Tag Archives: mandatory minimums

Clarification On The End To Medical Marijuana Raids

When the Administration announced an end to medical marijuana raids by the DEA, they abruptly took back the statement a few hours later.  There was a bit of confusion about the new policy.  Eric Holder put an end to that.

Attorney General Eric Holder signaled a change on medical marijuana policy Wednesday, saying federal agents will target marijuana distributors only when they violate both federal and state law.

That would be a departure from the policy of the Bush administration, which targeted medical marijuana dispensaries in California even if they complied with that state’s law.

“The policy is to go after those people who violate both federal and state law,” Holder said in a question-and-answer session with reporters at the Justice Department.

Good.  There is little justification to waste Justice Department resources harassing Californians and Americans in 12 other states engaging in perfectly legal activity.  Holder must follow the law but he also has discretion in setting priorities, and it’s good to see him recognize that arresting local businessmen and their patients makes no sense.  There remain questions about outstanding medical marijuana federal court cases with over two dozen dispensaries, and hopefully the solution will be to drop the charges.

In a related story, Maxine Waters wants to end mandatory minimum sentencing for federal drug offenses, and the bill has 15 co-sponsors.  The Bureau of Prisons budget has increased 25-fold since mandatory minimums were introduced.  Small drug cases belong in state courts, where offenders could be given treatment instead of jail.  Furthermore, these kind of drug cases disproportionately impact minority communities.

H.R. 1466, the Major Drug Trafficking Prosecution Act of 2009, seeks to repeal mandatory minimum sentences for drug offenders and to give courts the ability to determine sentences based on all the facts, not just drug weight. It would also refocus federal resources on major drug traffickers instead of low-level offenders. There is currently no companion bill in the Senate.

Sen. Boxer, your office phone is ringing.

Failure on Sentencing Reform a Model for Failure of Legislative Leadership

There will be no sentencing and parole reform coming out of Sacramento this year.  Do you know what that means?  It means that this man will be in our state’s corrections system for the next 12-20 years because military doctors addicted him to opiates.

Sargent Binkley is a high school classmate of ours and West Point graduate who is currently facing twenty-odd years in prison for robbing a Walgreens under California’s minimum sentencing laws. He used a gun (unloaded) and robbed the drugstores of only Percocet – no money, harming nobody.

Here’s the kicker — he was addicted to the opiates after smashing his hip while serving abroad in the Army — the military medical system kept misdiagnosing him, and feeding him more of the painkillers. Add in some serious PTSD (he guarded mass graves in Bosnia from desecration at one point) and he spiraled down.

Sargent turned himself in, has been in a rehab program in county jail for over a year and a half while he awaits sentencing, and by all accounts is doing well. The Santa Clara DA wants to chuck the book at him, and he’ll be gone.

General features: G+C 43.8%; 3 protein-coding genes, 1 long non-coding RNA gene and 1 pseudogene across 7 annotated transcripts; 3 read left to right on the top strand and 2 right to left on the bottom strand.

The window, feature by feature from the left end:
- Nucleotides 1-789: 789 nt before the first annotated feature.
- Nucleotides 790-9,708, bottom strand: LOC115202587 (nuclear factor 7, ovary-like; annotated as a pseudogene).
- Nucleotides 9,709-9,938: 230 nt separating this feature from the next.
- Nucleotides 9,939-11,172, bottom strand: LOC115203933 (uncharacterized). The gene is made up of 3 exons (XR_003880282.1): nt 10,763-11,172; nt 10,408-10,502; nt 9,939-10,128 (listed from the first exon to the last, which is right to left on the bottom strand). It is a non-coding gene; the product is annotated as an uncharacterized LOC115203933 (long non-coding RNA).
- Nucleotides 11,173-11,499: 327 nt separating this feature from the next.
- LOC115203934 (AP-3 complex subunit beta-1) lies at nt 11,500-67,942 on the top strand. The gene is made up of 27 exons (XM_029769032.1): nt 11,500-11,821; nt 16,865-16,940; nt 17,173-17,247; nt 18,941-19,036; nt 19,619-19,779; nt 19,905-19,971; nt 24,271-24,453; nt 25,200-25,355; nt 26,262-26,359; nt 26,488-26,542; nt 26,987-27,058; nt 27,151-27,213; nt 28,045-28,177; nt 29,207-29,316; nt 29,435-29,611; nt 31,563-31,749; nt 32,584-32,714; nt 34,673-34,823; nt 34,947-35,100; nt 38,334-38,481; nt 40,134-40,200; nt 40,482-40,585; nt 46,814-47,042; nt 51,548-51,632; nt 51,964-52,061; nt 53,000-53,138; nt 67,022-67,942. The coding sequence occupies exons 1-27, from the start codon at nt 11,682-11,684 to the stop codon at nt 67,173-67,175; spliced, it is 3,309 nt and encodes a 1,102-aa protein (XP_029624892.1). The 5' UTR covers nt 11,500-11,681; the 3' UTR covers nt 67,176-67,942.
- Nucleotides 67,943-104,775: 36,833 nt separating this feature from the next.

Because the leadership in Sacramento – Republicans and Democrats – have no sense of how to legitimately deal with the crisis in our jails, and would rather look like tough guys and gals while putting sick people in prison.  Sargent Binkley is a sick man.  He needs treatment and aid from a nation which has abandoned him.  Because of our mandatory minimum sentencing law, an angry DA is going to make him spend the next 20 years in a crowded cell.


Sargent was sent to Bosnia after his graduation, where he served as a peacekeeper by guarding the mass graves of genocide victims. From there he was sent to Central America, where he participated in drug interdiction operations. At one point he was ordered to open fire on a truck that contained a civilian teenage boy, an act that haunts him to this day. While on duty in Honduras, he fractured his pelvis and dislocated a hip. This injury was consistently misdiagnosed by Army physicians over the next several years, resulting in chronic pain and an addiction to prescription painkillers.

This is a textbook example of where we are today in Sacramento.  There’s a complete failure of seeing beyond narrow political gamesmanship rather than stepping up to solve problems.  Sentencing commissions have worked all over the country.  They have succeeded in returning corrections systems to its mission, of rehabilitation and treatment.  The current system threatens public safety and needlessly puts sick people behind bars.  If you want to know why nothing gets done in Sacramento, look no further.

It’s beyond obvious that we’re going to have a federal takeover of our prison system.  Schwarzenegger tried to prevent any cap on the population but that was blocked on Tuesday.  The three-judge panel is going to have to take it away from these mewling children who can’t look past their next election to actually do their jobs.

P.S. THE PHARMACIST SARGENT BINKLEY ROBBED is on the record supporting him.  You can support him too.  And one way is to demand that the politicians we elect actually move the state forward instead of this ugly slow motion.  If not, we’ll get new politicians.